Everyone needs a support network. Even in the face of miracles, life is hard, and G-d alone cannot provide the support and comfort we each need to make it through the hard days. No one person has ever had the relationship with G-d that Moses had, and many people do not feel G-d’s presence at all, at least not on a day to day basis. That doesn’t mean that G-d isn’t still present, but that sometimes, for some people, it’s hard to feel that presence. Moses talked to G-d directly, heard all that G-d had to say, knew exactly what his purpose in life was, and had ample opportunity to pour his heart out and confide all his anxieties in a Divine Confidante. But he still needed Jethro, his father-in-law and friend, to give him advice. In this week’s parasha, our title character, Jethro, expresses concern that Moses is overwhelming himself, and makes suggestions on how Moses can reduce his stress level. Jethro has Moses’s and his people’s best interest in mind. He’s got Moses’s back.
Jethro suggests that Moses cultivate an even wider support network than himself and G-d. Jethro knows that as much as Moses alone cannot care for the entire people of Israel and bring their words to G-d, and G-d’s word back to them, Jethro himself cannot alone be Moses’s aid in life. So Moses selects leaders of the people to help him with his task. He builds himself a posse, and only in this way is he “able to survive, and also, all this people will come to their place in peace” (Ex 18:23).
Even with freedom, enough food to eat, security, and family, life isn’t perfect. No matter how good you have it, there will always be stress factors and sadness. It’s important to be sure to have a support network in place when that happens. Everyone should have a confidante and a crew, as Moses did, besides G-d and immediate family. Someone to tell our troubles to, someone who listens and can offer advice, someone who will remind us of our own limits and be honest with us. We can’t all just select our posse as Moses did, because none of us are national leaders with direct face-to-face contact with G-d, and most of us don’t have people lining up waiting to talk to us and be graced with our presence. But, we can be mindful of how we present ourselves, remember to be friendly, to treat others with respect and kindness, and to be honest with others, as we would want them to be with us. We can let people know when we care about them, tell them how much we value their input and companionship, but also be mindful of when they might need their own space. If we do these things, we may find that we’ve built ourselves a pretty good support network of our own.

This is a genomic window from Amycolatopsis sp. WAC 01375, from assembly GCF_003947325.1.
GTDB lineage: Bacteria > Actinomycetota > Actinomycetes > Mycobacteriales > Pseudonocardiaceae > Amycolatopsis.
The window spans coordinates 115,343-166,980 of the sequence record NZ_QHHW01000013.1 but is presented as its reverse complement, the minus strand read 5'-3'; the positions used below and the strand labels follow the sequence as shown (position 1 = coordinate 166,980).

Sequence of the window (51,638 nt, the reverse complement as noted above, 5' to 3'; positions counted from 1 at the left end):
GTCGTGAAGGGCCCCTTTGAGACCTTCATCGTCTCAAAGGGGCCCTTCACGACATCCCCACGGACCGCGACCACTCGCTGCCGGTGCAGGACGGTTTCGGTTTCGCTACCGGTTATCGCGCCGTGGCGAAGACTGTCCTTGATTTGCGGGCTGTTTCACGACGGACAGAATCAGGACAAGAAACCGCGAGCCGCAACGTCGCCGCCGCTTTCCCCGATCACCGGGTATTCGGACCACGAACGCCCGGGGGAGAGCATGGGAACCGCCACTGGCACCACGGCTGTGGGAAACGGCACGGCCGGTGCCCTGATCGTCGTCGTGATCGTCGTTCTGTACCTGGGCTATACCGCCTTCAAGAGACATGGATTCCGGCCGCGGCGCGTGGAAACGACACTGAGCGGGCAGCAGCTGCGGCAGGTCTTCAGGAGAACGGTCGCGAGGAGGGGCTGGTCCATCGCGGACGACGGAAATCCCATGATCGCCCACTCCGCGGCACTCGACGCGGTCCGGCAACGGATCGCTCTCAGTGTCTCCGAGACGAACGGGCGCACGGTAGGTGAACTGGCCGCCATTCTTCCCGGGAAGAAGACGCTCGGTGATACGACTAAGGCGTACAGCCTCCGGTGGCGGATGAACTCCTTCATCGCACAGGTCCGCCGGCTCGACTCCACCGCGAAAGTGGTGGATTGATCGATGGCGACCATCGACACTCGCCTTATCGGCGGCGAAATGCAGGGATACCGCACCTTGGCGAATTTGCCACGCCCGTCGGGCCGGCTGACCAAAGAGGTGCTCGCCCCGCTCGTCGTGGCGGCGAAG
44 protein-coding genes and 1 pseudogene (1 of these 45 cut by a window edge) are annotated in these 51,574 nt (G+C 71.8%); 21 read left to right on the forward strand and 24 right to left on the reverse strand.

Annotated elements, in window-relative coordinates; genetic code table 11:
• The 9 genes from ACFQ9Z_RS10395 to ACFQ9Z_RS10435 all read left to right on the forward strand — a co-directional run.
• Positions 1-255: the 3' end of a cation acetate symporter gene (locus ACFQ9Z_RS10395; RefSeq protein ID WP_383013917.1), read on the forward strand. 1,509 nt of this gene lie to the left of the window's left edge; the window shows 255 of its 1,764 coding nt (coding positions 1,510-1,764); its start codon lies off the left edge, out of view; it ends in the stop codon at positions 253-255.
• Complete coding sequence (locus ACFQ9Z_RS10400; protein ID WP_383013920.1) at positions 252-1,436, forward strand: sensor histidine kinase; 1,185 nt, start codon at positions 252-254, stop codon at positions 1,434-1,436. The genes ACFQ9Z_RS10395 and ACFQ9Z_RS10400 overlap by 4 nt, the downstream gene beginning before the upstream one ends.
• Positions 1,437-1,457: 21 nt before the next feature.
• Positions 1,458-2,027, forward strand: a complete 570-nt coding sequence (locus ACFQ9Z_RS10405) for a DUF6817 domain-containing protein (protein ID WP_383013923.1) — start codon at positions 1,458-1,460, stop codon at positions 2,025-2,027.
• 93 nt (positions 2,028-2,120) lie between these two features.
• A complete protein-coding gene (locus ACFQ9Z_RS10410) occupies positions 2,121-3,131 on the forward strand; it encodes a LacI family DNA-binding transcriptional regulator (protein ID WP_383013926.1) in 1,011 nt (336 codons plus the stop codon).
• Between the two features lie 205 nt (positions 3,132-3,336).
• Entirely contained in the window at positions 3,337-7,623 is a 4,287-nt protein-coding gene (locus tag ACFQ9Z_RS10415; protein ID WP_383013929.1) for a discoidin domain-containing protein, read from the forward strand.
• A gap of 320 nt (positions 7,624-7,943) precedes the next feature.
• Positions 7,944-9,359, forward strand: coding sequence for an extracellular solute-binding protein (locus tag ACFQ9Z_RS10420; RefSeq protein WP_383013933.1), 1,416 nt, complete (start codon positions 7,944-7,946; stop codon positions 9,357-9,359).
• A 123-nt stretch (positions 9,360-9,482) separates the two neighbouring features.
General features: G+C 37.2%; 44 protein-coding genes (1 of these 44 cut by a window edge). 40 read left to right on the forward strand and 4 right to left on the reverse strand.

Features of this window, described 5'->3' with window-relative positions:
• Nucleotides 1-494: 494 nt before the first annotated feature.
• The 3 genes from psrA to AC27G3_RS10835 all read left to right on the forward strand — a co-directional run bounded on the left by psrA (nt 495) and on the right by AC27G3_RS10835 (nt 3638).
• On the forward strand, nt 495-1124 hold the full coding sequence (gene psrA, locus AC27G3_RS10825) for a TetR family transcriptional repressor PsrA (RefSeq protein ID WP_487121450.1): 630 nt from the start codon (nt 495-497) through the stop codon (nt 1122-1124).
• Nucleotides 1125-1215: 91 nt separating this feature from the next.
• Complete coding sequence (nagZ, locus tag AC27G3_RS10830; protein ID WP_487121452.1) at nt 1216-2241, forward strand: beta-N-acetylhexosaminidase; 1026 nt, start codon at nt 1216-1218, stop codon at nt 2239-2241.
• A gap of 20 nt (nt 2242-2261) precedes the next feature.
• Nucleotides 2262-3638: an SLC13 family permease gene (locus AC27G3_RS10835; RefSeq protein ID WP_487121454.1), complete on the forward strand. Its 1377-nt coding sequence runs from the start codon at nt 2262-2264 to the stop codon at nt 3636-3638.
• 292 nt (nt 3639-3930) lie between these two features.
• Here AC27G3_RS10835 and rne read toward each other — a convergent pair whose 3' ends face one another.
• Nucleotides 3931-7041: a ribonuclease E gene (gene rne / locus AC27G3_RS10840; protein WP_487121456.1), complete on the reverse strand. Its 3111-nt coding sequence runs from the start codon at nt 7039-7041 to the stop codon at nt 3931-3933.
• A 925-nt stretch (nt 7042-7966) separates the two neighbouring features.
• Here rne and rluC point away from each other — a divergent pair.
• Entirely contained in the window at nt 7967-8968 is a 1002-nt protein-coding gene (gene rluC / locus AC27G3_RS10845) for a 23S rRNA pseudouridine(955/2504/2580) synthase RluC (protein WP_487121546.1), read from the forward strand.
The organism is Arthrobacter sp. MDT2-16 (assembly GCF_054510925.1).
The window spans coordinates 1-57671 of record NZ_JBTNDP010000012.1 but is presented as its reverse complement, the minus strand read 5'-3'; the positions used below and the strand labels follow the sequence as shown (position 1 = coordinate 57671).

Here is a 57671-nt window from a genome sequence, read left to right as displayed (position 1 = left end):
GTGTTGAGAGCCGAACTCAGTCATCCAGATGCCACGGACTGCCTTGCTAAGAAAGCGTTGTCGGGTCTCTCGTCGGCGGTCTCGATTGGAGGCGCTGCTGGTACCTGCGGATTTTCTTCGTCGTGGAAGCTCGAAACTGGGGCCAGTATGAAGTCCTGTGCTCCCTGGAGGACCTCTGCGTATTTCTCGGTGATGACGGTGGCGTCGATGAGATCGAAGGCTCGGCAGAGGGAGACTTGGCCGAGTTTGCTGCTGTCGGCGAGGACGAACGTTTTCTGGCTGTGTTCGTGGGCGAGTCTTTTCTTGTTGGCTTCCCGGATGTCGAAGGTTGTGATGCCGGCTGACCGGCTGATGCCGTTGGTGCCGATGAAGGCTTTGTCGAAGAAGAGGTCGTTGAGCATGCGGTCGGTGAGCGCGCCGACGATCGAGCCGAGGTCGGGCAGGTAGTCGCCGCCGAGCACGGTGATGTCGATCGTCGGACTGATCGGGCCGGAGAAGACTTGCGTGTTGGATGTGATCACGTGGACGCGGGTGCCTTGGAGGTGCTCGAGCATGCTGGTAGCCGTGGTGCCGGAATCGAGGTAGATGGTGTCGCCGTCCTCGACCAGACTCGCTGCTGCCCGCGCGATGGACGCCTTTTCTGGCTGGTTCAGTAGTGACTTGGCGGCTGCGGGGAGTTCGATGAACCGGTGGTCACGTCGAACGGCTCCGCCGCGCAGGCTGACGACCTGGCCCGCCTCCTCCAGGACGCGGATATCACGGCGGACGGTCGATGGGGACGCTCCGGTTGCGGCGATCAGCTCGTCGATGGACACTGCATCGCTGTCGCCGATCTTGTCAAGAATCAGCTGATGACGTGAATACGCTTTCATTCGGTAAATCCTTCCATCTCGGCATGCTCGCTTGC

So, this Shabbat, consider me your Jethro. You are all Moses. You all have your own tasks and burdens in this life, assigned by G-d or your math teachers, and you can’t do everything alone. May you all find friendship, support, and peace. Amen and Shabbat Shalom.